Saturday, May 26, 2018
Outdoors

Captain's Corner: Trolling tips

Trolling for a multitude of species is a great way to take a break from bottom fishing. Spanish mackerel have not been as abundant nearshore as in past years but anglers can catch them in the gulf by targeting areas near passes on an outgoing tide. Inside Tampa Bay, Spanish mackerel are more abundant; troll small spoons, plugs or live baits near most structures. Barracuda are on most artificial reefs; slow-troll live blue runners, Spanish sardines, and hardtails. Hardware trollers should try an assortment of lures including large deep diving plugs, tube lures, and large spoons 30 feet behind planers ranging from a No. 1 to a No. 3. Slow troll live bait as slowly as you can; hardware is more effective between 5.5 and 6 knots. Gag grouper are now open with a minimum overall size of 24 inches. Bottom fishing with live or frozen bait over structure is the norm. Trolling for gags is rare except for a group of anglers targeting the edges of the shipping channel inside of Tampa Bay. An often overlooked tactic is trolling for gags offshore in the gulf. Seek the same depths that bay trollers find successful. Great fish have been produced in 30 to 35 feet near mid-water reefs and reefs themselves since the season opened. Large blue or gold small-lipped plugs, a skirted ballyhoo behind a No. 3 planer, or a large deep diving plug will produce when trolled at 4.5 knots.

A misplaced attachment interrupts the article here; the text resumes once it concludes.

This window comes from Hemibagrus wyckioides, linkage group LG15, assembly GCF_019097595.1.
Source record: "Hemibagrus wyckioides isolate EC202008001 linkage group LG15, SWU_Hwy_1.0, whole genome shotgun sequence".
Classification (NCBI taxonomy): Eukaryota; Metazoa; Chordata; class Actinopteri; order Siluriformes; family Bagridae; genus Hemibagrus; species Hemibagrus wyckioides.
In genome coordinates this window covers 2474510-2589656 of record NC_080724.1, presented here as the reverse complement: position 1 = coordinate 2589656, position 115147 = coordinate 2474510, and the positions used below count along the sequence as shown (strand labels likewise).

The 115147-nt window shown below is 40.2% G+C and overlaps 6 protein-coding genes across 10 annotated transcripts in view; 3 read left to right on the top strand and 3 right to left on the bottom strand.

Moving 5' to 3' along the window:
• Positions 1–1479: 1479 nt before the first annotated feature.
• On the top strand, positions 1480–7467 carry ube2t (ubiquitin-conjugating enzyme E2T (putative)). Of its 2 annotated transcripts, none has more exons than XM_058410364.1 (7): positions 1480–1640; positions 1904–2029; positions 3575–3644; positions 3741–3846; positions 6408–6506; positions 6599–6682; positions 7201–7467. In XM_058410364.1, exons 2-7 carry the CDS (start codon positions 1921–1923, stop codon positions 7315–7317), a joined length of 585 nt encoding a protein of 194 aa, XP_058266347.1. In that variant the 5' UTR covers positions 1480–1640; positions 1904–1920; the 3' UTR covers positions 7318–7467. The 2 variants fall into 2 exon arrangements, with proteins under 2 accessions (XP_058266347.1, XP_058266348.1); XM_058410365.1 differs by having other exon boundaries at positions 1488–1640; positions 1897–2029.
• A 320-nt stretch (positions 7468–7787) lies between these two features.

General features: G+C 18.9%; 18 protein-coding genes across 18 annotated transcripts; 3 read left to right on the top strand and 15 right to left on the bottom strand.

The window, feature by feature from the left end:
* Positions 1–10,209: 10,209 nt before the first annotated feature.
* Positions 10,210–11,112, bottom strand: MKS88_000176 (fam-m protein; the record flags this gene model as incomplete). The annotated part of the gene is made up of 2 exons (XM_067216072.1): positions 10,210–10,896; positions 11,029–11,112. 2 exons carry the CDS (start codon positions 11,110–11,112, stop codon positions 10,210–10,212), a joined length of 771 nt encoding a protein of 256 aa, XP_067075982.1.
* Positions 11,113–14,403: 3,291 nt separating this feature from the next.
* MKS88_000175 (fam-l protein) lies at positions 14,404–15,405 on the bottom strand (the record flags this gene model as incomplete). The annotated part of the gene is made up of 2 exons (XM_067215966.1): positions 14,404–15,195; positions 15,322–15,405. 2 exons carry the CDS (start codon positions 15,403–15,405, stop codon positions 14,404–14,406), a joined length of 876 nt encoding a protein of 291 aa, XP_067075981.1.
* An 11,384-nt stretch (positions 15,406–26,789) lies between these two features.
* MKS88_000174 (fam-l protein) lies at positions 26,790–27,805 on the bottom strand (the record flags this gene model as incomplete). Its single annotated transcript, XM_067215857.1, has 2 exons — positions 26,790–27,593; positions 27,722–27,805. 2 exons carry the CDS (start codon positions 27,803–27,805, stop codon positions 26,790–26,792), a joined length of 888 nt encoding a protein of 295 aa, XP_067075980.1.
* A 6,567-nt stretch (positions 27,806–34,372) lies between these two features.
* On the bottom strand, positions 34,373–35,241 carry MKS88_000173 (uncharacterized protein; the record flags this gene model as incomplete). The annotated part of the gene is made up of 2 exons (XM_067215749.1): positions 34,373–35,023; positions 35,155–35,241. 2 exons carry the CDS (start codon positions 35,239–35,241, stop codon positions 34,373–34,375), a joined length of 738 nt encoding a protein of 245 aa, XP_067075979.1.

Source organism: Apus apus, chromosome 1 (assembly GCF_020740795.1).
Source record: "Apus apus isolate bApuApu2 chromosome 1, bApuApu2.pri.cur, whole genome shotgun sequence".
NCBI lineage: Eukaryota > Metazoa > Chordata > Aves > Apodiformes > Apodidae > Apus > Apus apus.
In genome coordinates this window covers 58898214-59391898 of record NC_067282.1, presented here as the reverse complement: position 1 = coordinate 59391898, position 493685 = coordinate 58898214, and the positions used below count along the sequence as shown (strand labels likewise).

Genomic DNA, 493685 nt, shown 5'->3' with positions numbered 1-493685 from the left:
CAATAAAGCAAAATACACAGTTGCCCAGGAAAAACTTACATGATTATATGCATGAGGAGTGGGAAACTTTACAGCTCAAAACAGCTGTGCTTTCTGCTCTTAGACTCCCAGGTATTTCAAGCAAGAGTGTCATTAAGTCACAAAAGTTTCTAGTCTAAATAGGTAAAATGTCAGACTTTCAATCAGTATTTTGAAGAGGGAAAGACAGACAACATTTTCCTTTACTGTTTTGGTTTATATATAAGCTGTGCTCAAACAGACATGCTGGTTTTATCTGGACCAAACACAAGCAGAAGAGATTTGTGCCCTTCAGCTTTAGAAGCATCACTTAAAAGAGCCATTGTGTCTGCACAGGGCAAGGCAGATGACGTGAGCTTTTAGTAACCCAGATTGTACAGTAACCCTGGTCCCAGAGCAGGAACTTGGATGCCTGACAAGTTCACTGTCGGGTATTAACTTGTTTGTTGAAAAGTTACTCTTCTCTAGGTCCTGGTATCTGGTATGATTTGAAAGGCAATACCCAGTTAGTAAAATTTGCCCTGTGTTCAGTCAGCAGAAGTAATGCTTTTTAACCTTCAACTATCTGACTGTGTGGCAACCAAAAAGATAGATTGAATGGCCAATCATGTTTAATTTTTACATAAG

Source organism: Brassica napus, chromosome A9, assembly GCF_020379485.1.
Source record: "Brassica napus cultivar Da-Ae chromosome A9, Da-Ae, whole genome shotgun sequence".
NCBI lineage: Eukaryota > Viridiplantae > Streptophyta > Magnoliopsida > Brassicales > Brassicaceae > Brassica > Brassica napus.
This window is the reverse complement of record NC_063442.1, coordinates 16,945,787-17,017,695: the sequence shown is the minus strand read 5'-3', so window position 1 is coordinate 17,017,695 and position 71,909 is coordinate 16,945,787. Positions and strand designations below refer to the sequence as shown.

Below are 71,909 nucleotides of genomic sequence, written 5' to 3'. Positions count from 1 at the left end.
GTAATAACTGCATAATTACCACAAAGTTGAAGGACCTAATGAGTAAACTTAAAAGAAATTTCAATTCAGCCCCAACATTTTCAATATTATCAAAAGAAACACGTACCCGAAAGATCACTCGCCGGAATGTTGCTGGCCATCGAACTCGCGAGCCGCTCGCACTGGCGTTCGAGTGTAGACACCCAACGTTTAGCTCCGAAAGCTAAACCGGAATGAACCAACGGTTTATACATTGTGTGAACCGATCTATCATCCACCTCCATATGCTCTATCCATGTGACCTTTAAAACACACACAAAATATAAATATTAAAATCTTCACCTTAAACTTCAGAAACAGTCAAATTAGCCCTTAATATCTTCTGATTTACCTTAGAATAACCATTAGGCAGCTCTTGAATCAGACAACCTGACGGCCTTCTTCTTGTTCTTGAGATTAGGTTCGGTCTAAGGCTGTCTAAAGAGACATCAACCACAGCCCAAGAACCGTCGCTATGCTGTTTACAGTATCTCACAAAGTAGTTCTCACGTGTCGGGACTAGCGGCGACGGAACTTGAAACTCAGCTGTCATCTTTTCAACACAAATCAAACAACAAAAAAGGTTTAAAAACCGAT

Dave Zalewski charters the Lucky Too out of Madeira Beach. Call (727) 397-8815.

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